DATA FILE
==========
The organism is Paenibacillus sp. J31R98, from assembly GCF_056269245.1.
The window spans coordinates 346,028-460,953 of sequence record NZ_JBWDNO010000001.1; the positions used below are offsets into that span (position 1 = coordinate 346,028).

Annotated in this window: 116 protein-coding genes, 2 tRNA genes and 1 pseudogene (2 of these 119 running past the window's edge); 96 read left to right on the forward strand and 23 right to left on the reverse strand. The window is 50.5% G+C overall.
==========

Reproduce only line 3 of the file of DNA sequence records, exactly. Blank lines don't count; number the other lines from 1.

Annotated in this window: 116 protein-coding genes, 2 tRNA genes and 1 pseudogene (2 of these 119 running past the window's edge); 96 read left to right on the forward strand and 23 right to left on the reverse strand. The window is 50.5% G+C overall.